I just received this nice note from a parent who bought all three Olive fly fishing books for his son:
“My soon-to-be 5 year-old has read your first 3 books. He’s my die hard fishing buddy. I knew he’d like them because woolly buggers were already his favorite fly (although Olive doesn’t have any flash like his favorite).
He caught a fish on the first fly he tied all by himself last month. I hope he’s hooked for life, because every man needs a good fishing buddy. Thanks for feeding his passion.”
I love hearing from from happy readers. If you’ve read the Olive books, or your kids have, please drop me a note- I’ll send your fishy kid an autographed book mark! You can contact me HERE.
Thanks for reading- join Olive on Facebook!
We all know that opinions, no matter the topic, are subjective. Book reviews are simply opinions of one or more persons and therefore prone to that same subjectivity. However, when a consensus is reached, that subjectivity tends to become something you can trust. I’m happy to report that to date, I’ve not received a bad review for Olive the Little Woolly Bugger, Olive and The Big Stream, and/or Olive Goes for a Wild Ride.
There are lots of reviews over on Amazon.com, but let’s be honest: many (though not all) of those reviews are from people I know who did me the favor of posting their reviews to drive traffic in that direction. While certainly I appreciate their time and support, any savvy person knows that these types of reviews are solicited. Nothing wrong with that, as long as the reviewers are being objective and honest. By the way, I like what’s been said about Olive on Amazon! 😉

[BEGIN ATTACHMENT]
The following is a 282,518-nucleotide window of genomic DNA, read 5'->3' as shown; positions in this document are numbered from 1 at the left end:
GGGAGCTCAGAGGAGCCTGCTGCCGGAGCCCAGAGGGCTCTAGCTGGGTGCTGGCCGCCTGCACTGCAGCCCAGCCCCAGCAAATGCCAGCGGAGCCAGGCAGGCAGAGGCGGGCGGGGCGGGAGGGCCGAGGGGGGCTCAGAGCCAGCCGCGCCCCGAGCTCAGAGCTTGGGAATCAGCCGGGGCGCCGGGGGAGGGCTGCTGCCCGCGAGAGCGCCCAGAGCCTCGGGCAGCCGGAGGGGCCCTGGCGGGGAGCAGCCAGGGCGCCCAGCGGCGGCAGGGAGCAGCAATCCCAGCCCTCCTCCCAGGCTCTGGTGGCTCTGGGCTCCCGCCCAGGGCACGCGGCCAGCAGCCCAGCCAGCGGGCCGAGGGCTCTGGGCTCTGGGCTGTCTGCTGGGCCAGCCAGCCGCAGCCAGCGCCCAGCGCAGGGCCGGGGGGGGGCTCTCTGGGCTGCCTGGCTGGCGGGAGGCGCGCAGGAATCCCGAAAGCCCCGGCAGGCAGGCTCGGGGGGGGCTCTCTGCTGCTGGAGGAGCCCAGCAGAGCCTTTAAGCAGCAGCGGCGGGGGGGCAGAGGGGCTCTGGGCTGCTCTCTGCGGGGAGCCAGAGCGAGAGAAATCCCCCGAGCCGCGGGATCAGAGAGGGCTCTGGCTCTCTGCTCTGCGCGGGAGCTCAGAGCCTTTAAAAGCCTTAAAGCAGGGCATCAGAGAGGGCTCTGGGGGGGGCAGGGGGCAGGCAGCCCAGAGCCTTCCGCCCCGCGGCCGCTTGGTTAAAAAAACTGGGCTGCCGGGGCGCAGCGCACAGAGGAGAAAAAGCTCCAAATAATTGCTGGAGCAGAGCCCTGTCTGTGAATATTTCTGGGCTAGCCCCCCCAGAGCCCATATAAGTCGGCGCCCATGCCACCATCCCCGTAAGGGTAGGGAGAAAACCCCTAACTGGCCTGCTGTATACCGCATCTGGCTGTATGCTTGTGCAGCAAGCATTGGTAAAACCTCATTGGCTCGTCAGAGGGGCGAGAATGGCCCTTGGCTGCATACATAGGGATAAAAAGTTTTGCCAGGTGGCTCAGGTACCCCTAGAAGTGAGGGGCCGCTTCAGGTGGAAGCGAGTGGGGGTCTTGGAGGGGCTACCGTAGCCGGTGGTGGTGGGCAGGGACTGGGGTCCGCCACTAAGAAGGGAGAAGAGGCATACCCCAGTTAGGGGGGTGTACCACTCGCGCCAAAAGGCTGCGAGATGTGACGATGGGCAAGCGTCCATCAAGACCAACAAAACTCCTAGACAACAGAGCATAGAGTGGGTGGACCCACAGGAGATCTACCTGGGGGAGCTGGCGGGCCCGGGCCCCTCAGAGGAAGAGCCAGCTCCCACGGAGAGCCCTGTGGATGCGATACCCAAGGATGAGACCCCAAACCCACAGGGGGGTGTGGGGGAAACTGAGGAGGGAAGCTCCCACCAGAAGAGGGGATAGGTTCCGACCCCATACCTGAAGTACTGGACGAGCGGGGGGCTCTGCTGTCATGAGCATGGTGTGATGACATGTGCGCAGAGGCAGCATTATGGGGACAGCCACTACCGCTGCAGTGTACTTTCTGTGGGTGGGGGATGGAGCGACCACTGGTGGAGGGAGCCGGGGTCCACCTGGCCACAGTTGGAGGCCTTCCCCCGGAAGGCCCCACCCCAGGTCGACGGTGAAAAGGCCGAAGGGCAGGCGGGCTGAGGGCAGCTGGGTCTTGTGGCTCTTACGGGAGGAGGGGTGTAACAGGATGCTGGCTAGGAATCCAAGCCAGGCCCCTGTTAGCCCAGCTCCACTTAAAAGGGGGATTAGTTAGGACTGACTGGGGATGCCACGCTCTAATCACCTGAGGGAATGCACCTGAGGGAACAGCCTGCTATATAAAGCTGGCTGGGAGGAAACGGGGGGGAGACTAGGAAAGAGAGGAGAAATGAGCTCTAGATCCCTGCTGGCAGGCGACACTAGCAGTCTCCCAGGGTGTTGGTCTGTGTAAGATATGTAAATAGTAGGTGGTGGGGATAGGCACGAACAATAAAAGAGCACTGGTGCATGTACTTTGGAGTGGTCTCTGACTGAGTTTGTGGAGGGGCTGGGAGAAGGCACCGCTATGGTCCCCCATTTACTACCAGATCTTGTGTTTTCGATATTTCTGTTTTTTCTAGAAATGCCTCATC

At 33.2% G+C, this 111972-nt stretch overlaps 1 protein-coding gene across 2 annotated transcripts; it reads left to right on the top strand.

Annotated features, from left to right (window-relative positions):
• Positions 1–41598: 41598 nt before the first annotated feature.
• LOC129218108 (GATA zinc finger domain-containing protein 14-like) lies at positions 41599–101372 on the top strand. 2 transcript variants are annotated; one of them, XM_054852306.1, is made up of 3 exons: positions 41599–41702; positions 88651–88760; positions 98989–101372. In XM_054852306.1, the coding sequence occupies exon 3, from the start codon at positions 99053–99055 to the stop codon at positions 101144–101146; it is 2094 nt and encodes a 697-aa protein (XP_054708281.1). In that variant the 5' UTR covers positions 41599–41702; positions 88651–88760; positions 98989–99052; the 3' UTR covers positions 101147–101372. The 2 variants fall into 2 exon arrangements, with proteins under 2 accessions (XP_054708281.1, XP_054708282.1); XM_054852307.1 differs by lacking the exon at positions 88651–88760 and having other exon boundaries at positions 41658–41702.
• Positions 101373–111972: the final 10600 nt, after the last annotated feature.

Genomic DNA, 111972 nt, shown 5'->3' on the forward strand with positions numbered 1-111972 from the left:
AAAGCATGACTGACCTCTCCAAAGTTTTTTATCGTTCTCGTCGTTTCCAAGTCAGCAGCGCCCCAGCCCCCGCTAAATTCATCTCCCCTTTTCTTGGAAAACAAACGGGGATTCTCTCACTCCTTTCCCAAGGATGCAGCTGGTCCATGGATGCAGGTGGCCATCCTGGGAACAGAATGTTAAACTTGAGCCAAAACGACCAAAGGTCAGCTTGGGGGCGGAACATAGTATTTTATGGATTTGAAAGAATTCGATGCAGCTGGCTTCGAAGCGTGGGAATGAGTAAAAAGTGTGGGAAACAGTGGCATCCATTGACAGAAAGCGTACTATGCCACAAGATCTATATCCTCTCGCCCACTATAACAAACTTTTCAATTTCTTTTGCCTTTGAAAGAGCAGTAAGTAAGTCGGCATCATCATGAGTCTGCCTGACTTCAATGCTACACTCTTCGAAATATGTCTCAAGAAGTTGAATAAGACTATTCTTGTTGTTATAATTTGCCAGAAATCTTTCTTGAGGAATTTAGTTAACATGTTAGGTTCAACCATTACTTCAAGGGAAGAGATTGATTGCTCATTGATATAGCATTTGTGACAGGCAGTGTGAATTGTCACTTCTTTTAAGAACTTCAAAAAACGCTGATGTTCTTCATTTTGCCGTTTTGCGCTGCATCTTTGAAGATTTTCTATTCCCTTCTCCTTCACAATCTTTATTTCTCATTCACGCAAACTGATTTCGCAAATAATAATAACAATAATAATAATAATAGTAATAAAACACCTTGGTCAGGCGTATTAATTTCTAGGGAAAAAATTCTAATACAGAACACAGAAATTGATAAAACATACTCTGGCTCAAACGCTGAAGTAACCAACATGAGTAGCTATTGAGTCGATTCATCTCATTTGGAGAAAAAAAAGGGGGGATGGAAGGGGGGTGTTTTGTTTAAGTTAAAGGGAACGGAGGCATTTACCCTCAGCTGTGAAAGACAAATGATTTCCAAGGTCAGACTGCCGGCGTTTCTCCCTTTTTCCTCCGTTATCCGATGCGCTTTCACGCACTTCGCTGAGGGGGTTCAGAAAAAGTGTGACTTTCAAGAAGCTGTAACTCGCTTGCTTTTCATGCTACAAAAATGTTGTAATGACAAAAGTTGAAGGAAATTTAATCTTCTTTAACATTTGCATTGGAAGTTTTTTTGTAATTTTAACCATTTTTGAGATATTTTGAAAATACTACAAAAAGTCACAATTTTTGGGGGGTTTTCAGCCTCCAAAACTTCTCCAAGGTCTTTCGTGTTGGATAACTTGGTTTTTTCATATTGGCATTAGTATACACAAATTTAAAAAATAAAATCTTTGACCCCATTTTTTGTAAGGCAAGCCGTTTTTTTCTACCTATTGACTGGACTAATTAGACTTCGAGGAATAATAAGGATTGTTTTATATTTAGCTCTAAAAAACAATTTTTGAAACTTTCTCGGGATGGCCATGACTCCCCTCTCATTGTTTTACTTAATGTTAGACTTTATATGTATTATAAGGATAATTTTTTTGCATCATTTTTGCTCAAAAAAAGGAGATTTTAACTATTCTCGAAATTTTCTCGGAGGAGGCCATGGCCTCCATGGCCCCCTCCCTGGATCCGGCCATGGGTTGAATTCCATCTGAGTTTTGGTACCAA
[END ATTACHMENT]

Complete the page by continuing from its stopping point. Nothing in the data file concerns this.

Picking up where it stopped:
More valuable perhaps are reviews by people with whom I have no previous relationship. They don’t know me from the next stranger who asks them to review a book, so they are going to be objective in their assessment of my work. As they should be–it’s their job to give their honest feedback.
The following are excerpts from previous reviews, by people I do not know, of the Olive books. You can find some the full reviews on the REVIEWS page of the Olive website.
“The child in your life will love these fun stories where flies come to life and fight just as hard as anglers for that feisty wild trout.” Trout magazine, Spring 2008
“They’re delightful, they’re entertaining, and they contain an important message for kids: respect our resources. Kirk Werner’s two new books arrived in the mail last week and we were simply amazed by the talent they display…beautifully illustrated and written, they show great imagination and real knack for storytelling.” Midcurrent, January 30, 2008
“Werner supplies plenty of fly-fishing vocabulary and techniques to Olive and her readers, but always with joy and wonder. By presenting Olive’s lessons in a visually charming manner and easy-to-understand language, Werner latches onto children’s imaginations, and carries them into a new and exciting world. Both parents and children will enjoy these books.” Native Fish Society, December 2007
“…Playing off goofy fly names–like zonker, yellow sally, and gold-ribbed hare’s ear–author and angler Kirk Werner (’85 Comm.) creates a world of flies-in-training whose only goal is to catch fish. The bright illustrations and lively adventures appeal to young readers, while they learn about the tricks and techniques of flyfishing.” Washington State Magazine, Winter 2009